“All are lunatics, but he who can analyze his delusion is called a philosopher.” —Ambrose Bierce, 19th-century American author
In 2016, author Michael Hopf uttered what I consider one of the greatest quotes in our generation. He said, “Hard times create strong men. Strong men create good times. Good times create weak men. And, weak men create hard times.”
Let’s face it: When countries are in an expansion period, most leaders rarely consider the possibility of a recession, let alone prepare for it. Many companies experiencing exponential growth seldom evaluate the possibility of dwindling sales or the loss of key customers.
And the same is evident in our day-day lives.
When you have it all cool say a permanent, well-paying job; a stable relationship/marriage, profitable business etc, our lives seemingly operate under Newton’s First Law of Motion i.e running on autopilot unless acted upon by an external force. And that’s a dangerous way to live.
Let me put it this way: Good times are like the opium; they delude us into thinking that life will always take the ever-pleasant trajectory inasmuch that we forget to prepare for the inevitable randomness that can rock our lives in the twinkle of an eye. No wonder when life happens, many get into shock, which at times turns catastrophic simply because we least expected let alone planned for it.
In addition when our friends, family or anyone in society faces tragedy, say the loss of a loved one, being dumped by their “sunshine”, betrayal by a close friend etc, we are quick to condole and encourage them, which is, of course, the right and humane thing to do. However, the big question persists: During such moments, do we step back to imagine how our lives would be if the same happened to us?
It is in light of this deep reflection that I offer one big lesson I have learned. Make it a habit to periodically ‘stress test‘ your life. By definition, stress tests are forward-looking habits which aim at evaluating the impact of severe or adverse occurrences if they happened. This is commonly carried out by financial institutions and insurance firms. Ask yourself questions like: What would I do if I lost my job today? How would I react if my son/daughter started doing drugs or came out as LGBTQ? How would life be if my spouse woke up one day and called it quits on me? The scenarios are countless.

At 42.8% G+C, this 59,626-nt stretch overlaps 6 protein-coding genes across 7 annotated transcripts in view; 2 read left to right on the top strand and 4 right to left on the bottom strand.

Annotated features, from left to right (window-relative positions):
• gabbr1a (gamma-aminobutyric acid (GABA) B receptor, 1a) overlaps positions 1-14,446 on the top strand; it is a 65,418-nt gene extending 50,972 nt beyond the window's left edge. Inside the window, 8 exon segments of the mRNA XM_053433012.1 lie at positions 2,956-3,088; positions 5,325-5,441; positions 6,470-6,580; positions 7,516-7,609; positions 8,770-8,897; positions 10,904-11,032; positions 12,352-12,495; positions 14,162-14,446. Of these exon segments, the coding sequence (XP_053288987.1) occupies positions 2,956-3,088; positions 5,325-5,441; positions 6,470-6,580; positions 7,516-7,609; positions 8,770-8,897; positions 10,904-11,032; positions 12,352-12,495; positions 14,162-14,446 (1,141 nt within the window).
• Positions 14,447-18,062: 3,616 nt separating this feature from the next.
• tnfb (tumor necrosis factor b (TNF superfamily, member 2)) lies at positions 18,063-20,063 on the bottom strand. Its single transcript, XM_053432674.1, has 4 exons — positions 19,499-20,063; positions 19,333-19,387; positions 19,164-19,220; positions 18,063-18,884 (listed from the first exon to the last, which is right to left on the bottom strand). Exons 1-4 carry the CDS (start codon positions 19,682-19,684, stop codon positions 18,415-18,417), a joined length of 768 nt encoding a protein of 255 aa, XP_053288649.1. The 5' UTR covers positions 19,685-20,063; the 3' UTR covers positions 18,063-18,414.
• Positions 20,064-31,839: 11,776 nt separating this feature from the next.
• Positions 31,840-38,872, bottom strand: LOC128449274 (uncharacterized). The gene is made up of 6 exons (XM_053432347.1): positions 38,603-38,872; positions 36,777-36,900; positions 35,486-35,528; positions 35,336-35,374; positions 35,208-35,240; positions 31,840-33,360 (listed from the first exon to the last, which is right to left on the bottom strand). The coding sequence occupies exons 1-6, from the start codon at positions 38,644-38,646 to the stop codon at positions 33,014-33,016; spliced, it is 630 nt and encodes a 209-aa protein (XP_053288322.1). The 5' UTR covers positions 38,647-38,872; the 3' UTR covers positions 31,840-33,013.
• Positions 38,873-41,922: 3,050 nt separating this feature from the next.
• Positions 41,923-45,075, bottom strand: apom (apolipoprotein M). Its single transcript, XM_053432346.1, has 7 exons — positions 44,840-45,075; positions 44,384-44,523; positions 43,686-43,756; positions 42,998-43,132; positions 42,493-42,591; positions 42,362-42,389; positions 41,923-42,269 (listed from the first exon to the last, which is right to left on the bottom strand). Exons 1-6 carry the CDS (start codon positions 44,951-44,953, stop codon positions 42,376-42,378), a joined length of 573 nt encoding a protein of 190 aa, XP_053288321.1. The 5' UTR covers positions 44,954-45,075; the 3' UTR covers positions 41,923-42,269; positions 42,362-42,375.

The objective is not to cause us to live a life paralyzed by fear of the unknown; rather the aim is to gauge our resilience so that when the exact or similar occurrences take place, our hearts are best prepared to absorb the shock thus, if possible our lives aren’t debilitated.
Equally, such stress tests will open our eyes to spot opportunities to better our lives or to appreciate what we usually take for granted. You’ll be challenged to look for an extra passive income stream or to learn a new skill so that if you lose the job, you won’t be adversely affected.
Similarly, we see the essence of safeguarding close relationships through intentionality and mindfulness regarding how we treat our loved ones. It could also teach us the importance of spending more time with our kids, parents, and close friends and enjoying every moment together, for we never know whether it might be the last.
Equally, we can also learn to use others’ experiences, not as an opportunity to critique or gossip. Instead, to use them for evaluating how best to prepare for adversity. When a colleague is suffering from a terminal illness, crashes into a road carnage that leaves them paralysed etc, as you offer moral support, may such experiences move you into accepting that life happens to anyone and that you are no exception. May it free us from the delusion of fair-weather life experiences.
In conclusion, I hope that this poetic prose by 19th Century Lebanese writer Kahlil Gibran teaches us how to view life in a new light and most importantly, may it remind us that daily we are suspended like scales between our joys and sorrows.
“Your joy is your sorrow unmasked…
When you are joyous, look deep into your heart and you shall find it is only that which has given you sorrow that is giving you joy.
When you are sorrowful look again in your heart, and you shall see that in truth you are weeping for that which has been your delight.
Some of you say, “Joy is greater than sorrow,” and others say, “Nay, sorrow is the greater.” But I say unto you, they are inseparable.
Together they come, and when one sits alone with you at your board, remember that the other is asleep upon your bed.
Verily you are suspended like scales between your sorrow and your joy.
Only when you are empty are you at standstill and balanced. When the treasure-keeper lifts you to weigh his gold and his silver, needs must your joy or your sorrow rise or fall.”
Purpose to join me next week for the second episode discussing the theme: The Delightful.
Till then, cheers good people to a week and lifetime characterised by deep reflection.